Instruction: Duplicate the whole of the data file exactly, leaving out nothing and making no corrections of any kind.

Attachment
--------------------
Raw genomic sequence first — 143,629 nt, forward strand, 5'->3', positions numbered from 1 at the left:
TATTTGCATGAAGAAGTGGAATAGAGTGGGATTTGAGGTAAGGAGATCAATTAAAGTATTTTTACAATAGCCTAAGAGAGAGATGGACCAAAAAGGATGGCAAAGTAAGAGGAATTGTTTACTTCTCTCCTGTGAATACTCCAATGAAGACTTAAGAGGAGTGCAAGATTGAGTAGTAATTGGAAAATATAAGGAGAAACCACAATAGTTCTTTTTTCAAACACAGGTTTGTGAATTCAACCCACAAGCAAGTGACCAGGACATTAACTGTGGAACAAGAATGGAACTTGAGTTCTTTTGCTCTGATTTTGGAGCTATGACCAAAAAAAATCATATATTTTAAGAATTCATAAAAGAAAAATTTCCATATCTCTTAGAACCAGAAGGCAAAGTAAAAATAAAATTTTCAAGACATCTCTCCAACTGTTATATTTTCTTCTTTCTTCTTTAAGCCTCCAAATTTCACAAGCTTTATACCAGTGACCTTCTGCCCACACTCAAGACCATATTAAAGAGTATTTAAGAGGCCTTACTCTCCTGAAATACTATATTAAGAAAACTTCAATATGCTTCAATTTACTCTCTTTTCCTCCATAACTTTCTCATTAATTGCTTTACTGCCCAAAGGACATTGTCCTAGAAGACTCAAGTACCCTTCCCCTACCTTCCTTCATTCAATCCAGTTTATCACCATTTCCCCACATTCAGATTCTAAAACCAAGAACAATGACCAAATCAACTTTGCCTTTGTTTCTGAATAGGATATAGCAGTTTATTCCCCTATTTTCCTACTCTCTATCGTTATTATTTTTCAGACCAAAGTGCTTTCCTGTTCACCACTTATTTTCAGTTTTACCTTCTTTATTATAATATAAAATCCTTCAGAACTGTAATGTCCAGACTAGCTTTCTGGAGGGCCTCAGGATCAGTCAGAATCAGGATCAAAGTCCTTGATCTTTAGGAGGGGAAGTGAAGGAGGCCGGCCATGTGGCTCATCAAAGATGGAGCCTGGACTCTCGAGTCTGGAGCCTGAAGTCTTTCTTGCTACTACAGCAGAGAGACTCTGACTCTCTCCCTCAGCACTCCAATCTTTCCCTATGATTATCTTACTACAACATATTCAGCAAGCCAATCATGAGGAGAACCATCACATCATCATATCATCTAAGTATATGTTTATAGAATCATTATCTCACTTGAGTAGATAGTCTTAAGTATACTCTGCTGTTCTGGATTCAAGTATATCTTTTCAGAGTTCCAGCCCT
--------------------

Raw genomic sequence first — 143,629 nt, forward strand, 5'->3', positions numbered from 1 at the left:
TATTTGCATGAAGAAGTGGAATAGAGTGGGATTTGAGGTAAGGAGATCAATTAAAGTATTTTTACAATAGCCTAAGAGAGAGATGGACCAAAAAGGATGGCAAAGTAAGAGGAATTGTTTACTTCTCTCCTGTGAATACTCCAATGAAGACTTAAGAGGAGTGCAAGATTGAGTAGTAATTGGAAAATATAAGGAGAAACCACAATAGTTCTTTTTTCAAACACAGGTTTGTGAATTCAACCCACAAGCAAGTGACCAGGACATTAACTGTGGAACAAGAATGGAACTTGAGTTCTTTTGCTCTGATTTTGGAGCTATGACCAAAAAAAATCATATATTTTAAGAATTCATAAAAGAAAAATTTCCATATCTCTTAGAACCAGAAGGCAAAGTAAAAATAAAATTTTCAAGACATCTCTCCAACTGTTATATTTTCTTCTTTCTTCTTTAAGCCTCCAAATTTCACAAGCTTTATACCAGTGACCTTCTGCCCACACTCAAGACCATATTAAAGAGTATTTAAGAGGCCTTACTCTCCTGAAATACTATATTAAGAAAACTTCAATATGCTTCAATTTACTCTCTTTTCCTCCATAACTTTCTCATTAATTGCTTTACTGCCCAAAGGACATTGTCCTAGAAGACTCAAGTACCCTTCCCCTACCTTCCTTCATTCAATCCAGTTTATCACCATTTCCCCACATTCAGATTCTAAAACCAAGAACAATGACCAAATCAACTTTGCCTTTGTTTCTGAATAGGATATAGCAGTTTATTCCCCTATTTTCCTACTCTCTATCGTTATTATTTTTCAGACCAAAGTGCTTTCCTGTTCACCACTTATTTTCAGTTTTACCTTCTTTATTATAATATAAAATCCTTCAGAACTGTAATGTCCAGACTAGCTTTCTGGAGGGCCTCAGGATCAGTCAGAATCAGGATCAAAGTCCTTGATCTTTAGGAGGGGAAGTGAAGGAGGCCGGCCATGTGGCTCATCAAAGATGGAGCCTGGACTCTCGAGTCTGGAGCCTGAAGTCTTTCTTGCTACTACAGCAGAGAGACTCTGACTCTCTCCCTCAGCACTCCAATCTTTCCCTATGATTATCTTACTACAACATATTCAGCAAGCCAATCATGAGGAGAACCATCACATCATCATATCATCTAAGTATATGTTTATAGAATCATTATCTCACTTGAGTAGATAGTCTTAAGTATACTCTGCTGTTCTGGATTCAAGTATATCTTTTCAGAGTTCCAGCCCT